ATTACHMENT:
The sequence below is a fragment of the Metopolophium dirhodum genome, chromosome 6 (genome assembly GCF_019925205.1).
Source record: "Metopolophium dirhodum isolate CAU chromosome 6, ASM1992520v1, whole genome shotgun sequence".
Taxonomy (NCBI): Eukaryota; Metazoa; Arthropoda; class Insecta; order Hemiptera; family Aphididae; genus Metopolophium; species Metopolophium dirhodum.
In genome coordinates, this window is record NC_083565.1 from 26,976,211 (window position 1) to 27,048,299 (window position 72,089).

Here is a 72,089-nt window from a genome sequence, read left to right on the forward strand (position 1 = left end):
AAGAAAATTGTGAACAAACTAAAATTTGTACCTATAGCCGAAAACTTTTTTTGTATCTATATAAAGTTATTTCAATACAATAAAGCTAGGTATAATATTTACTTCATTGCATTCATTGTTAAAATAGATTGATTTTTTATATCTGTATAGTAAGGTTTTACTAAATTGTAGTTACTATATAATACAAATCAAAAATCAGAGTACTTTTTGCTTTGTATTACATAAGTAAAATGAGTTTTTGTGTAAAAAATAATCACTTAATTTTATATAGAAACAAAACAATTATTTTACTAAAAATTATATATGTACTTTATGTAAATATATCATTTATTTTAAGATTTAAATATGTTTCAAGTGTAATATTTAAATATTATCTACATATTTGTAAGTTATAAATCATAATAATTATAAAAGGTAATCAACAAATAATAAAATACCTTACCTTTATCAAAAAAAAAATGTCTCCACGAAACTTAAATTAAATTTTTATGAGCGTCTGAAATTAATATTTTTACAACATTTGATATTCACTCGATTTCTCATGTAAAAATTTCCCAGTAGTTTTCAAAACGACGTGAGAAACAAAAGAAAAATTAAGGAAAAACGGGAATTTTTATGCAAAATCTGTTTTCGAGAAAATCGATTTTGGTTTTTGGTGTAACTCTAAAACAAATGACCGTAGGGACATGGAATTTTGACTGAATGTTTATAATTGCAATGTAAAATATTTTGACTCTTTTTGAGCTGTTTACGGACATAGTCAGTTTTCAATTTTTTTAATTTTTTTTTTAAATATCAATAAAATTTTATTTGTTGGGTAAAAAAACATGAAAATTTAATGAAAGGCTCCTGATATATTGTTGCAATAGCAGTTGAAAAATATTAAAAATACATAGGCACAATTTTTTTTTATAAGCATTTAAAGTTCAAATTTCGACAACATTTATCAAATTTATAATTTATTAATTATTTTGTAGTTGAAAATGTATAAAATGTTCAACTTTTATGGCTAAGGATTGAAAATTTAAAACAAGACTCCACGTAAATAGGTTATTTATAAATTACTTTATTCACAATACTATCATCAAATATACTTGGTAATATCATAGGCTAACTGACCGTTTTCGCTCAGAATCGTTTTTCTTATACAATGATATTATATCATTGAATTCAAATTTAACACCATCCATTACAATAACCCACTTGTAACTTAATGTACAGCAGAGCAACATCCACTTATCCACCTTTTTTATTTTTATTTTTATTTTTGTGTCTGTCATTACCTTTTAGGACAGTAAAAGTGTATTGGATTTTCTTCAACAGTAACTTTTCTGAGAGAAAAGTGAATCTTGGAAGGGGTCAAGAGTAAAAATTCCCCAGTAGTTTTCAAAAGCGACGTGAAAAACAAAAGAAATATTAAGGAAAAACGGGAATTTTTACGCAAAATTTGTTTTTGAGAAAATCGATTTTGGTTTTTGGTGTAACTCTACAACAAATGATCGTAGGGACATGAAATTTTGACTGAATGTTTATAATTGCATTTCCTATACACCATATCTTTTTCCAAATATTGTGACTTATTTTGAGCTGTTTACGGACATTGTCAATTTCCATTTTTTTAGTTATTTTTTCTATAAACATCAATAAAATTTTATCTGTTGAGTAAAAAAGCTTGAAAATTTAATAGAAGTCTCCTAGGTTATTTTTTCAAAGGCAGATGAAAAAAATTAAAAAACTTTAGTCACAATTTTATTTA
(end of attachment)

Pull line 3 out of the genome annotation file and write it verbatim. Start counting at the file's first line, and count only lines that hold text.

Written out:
Taxonomy (NCBI): Eukaryota; Metazoa; Arthropoda; class Insecta; order Hemiptera; family Aphididae; genus Metopolophium; species Metopolophium dirhodum.